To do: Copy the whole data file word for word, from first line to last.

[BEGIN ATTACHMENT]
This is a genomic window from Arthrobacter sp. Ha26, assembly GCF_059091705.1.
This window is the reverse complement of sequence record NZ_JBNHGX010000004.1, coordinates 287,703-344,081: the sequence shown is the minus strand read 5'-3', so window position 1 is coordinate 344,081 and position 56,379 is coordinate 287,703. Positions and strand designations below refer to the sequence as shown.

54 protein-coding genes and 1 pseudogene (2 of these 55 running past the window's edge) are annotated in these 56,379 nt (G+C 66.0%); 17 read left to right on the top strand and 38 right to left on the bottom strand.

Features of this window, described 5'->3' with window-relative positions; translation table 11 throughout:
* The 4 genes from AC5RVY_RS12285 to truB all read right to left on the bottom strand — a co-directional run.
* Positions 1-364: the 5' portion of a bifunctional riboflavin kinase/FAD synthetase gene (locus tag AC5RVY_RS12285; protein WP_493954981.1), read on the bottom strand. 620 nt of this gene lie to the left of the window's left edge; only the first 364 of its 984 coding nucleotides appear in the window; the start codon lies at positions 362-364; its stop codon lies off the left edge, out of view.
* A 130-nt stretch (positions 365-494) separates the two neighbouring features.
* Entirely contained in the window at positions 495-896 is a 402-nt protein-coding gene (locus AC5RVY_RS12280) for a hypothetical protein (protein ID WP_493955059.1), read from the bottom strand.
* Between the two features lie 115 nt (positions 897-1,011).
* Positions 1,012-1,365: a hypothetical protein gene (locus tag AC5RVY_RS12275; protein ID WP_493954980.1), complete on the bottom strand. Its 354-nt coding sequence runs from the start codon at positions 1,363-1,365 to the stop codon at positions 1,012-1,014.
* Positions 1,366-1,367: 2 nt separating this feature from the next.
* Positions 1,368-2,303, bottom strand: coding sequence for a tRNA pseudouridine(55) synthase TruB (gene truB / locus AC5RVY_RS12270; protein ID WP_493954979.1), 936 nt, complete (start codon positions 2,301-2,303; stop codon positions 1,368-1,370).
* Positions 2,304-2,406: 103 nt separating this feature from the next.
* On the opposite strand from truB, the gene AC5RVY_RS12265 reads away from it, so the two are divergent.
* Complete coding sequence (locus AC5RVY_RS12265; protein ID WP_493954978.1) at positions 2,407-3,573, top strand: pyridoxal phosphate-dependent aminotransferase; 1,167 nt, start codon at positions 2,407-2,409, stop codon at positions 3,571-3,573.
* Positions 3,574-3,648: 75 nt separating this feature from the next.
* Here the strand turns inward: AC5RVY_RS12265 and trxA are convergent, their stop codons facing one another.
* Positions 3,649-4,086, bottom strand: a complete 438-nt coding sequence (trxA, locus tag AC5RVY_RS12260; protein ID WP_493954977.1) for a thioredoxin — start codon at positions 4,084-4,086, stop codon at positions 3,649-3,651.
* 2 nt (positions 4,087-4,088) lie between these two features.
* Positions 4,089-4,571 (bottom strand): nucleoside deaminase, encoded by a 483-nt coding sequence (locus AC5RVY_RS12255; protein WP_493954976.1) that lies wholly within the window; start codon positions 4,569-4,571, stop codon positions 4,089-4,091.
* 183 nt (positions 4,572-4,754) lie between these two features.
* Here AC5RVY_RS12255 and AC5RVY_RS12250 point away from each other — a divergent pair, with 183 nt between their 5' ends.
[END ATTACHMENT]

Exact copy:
This is a genomic window from Arthrobacter sp. Ha26, assembly GCF_059091705.1.
This window is the reverse complement of sequence record NZ_JBNHGX010000004.1, coordinates 287,703-344,081: the sequence shown is the minus strand read 5'-3', so window position 1 is coordinate 344,081 and position 56,379 is coordinate 287,703. Positions and strand designations below refer to the sequence as shown.

54 protein-coding genes and 1 pseudogene (2 of these 55 running past the window's edge) are annotated in these 56,379 nt (G+C 66.0%); 17 read left to right on the top strand and 38 right to left on the bottom strand.

Features of this window, described 5'->3' with window-relative positions; translation table 11 throughout:
* The 4 genes from AC5RVY_RS12285 to truB all read right to left on the bottom strand — a co-directional run.
* Positions 1-364: the 5' portion of a bifunctional riboflavin kinase/FAD synthetase gene (locus tag AC5RVY_RS12285; protein WP_493954981.1), read on the bottom strand. 620 nt of this gene lie to the left of the window's left edge; only the first 364 of its 984 coding nucleotides appear in the window; the start codon lies at positions 362-364; its stop codon lies off the left edge, out of view.
* A 130-nt stretch (positions 365-494) separates the two neighbouring features.
* Entirely contained in the window at positions 495-896 is a 402-nt protein-coding gene (locus AC5RVY_RS12280) for a hypothetical protein (protein ID WP_493955059.1), read from the bottom strand.
* Between the two features lie 115 nt (positions 897-1,011).
* Positions 1,012-1,365: a hypothetical protein gene (locus tag AC5RVY_RS12275; protein ID WP_493954980.1), complete on the bottom strand. Its 354-nt coding sequence runs from the start codon at positions 1,363-1,365 to the stop codon at positions 1,012-1,014.
* Positions 1,366-1,367: 2 nt separating this feature from the next.
* Positions 1,368-2,303, bottom strand: coding sequence for a tRNA pseudouridine(55) synthase TruB (gene truB / locus AC5RVY_RS12270; protein ID WP_493954979.1), 936 nt, complete (start codon positions 2,301-2,303; stop codon positions 1,368-1,370).
* Positions 2,304-2,406: 103 nt separating this feature from the next.
* On the opposite strand from truB, the gene AC5RVY_RS12265 reads away from it, so the two are divergent.
* Complete coding sequence (locus AC5RVY_RS12265; protein ID WP_493954978.1) at positions 2,407-3,573, top strand: pyridoxal phosphate-dependent aminotransferase; 1,167 nt, start codon at positions 2,407-2,409, stop codon at positions 3,571-3,573.
* Positions 3,574-3,648: 75 nt separating this feature from the next.
* Here the strand turns inward: AC5RVY_RS12265 and trxA are convergent, their stop codons facing one another.
* Positions 3,649-4,086, bottom strand: a complete 438-nt coding sequence (trxA, locus tag AC5RVY_RS12260; protein ID WP_493954977.1) for a thioredoxin — start codon at positions 4,084-4,086, stop codon at positions 3,649-3,651.
* 2 nt (positions 4,087-4,088) lie between these two features.
* Positions 4,089-4,571 (bottom strand): nucleoside deaminase, encoded by a 483-nt coding sequence (locus AC5RVY_RS12255; protein WP_493954976.1) that lies wholly within the window; start codon positions 4,569-4,571, stop codon positions 4,089-4,091.
* 183 nt (positions 4,572-4,754) lie between these two features.
* Here AC5RVY_RS12255 and AC5RVY_RS12250 point away from each other — a divergent pair, with 183 nt between their 5' ends.